In Tablet (“A New Read on Jewish Life”), Lee Smith writes “How Delmore Schwartz Saved My Life: Or at least kept Lou Reed from punching me at a dinner party“):
The American poets who captured this paradox best—Schwartz and other Brooklyn-born bards, like David Schubert and of a later generation, Hugh Seidman—constitute one of our most important and lasting literary traditions. They are the Brooklyn Jewish Troubadours. In a sense, these are Walt Whitman’s children, the generations he reached out to in “Crossing Brooklyn Ferry,” adolescents caught between the deprivations their parents invariably suffered in the old world and the new world of opportunity and bounty.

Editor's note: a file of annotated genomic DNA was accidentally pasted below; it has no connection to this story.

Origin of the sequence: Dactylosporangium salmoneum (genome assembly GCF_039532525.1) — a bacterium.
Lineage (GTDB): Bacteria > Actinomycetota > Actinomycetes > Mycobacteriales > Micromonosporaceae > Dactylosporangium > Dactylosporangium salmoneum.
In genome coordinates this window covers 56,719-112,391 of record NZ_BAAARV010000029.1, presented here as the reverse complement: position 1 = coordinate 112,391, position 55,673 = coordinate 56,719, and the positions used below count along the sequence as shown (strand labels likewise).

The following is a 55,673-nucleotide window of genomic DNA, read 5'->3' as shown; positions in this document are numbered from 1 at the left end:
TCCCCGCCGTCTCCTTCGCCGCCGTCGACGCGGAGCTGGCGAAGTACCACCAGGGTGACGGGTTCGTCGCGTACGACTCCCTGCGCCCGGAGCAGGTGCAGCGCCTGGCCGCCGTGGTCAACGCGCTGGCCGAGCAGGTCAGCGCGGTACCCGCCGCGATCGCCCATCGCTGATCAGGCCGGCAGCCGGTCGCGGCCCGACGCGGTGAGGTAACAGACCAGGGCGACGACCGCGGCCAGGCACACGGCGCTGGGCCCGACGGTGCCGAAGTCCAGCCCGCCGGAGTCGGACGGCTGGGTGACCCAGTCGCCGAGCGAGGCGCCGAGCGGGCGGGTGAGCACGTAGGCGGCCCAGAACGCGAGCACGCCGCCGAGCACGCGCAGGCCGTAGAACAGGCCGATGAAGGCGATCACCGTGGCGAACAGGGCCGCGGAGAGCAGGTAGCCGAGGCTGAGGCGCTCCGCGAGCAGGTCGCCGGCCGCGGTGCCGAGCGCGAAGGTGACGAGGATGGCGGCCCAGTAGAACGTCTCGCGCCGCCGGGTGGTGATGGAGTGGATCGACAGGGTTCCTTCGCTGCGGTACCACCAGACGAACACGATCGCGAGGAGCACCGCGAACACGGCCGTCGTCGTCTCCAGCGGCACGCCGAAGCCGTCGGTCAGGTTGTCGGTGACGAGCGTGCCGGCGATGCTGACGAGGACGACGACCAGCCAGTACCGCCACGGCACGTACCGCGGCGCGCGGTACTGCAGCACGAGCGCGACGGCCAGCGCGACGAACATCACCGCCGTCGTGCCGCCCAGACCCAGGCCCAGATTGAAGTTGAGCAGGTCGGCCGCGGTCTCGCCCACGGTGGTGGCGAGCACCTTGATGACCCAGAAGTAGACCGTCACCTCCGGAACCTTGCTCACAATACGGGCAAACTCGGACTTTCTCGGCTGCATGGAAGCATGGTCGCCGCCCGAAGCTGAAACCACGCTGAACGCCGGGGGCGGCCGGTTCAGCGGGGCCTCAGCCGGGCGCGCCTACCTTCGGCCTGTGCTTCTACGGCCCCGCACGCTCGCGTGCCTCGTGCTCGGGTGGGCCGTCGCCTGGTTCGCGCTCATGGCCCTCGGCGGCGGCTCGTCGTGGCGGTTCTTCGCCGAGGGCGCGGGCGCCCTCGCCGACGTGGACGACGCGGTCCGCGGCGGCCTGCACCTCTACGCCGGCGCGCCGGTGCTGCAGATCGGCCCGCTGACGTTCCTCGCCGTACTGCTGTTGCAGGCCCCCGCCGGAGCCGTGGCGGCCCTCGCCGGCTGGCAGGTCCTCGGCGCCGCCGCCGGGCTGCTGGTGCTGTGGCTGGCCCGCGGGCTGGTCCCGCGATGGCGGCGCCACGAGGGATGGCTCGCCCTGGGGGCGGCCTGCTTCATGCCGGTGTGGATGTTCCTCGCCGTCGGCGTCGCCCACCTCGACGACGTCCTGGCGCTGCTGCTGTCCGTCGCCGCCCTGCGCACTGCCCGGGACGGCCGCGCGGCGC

The Brooklyn Jewish Troubadours are haunted by the specter of impermanence—everything is on the verge of changing, likely for the worst. As Schwartz writes in “In the Slight Ripple, The Mind Perceives the Heart,” “night comes soon,/With its cold mountains, with desolation,/unless Love builds its city.” There is a direct line then between Schwartz and Lou Reed. Consider Reed’s “Perfect Day,” where with the small events of urban life—drinking sangria in the park, feeding animals at the zoo, a movie, too—love builds its city against impermanence, a fortress made of papier mache.
“You’re going to reap just what you sow,” Reed sings in “Perfect Day,” and finally I turn to face the music. “Mr. Reed,” I say, “can you tell me about Delmore Schwartz?” His face softens, his eyes get large and his body breathes expansively. “Delmore Schwartz,” he says, “is everything.”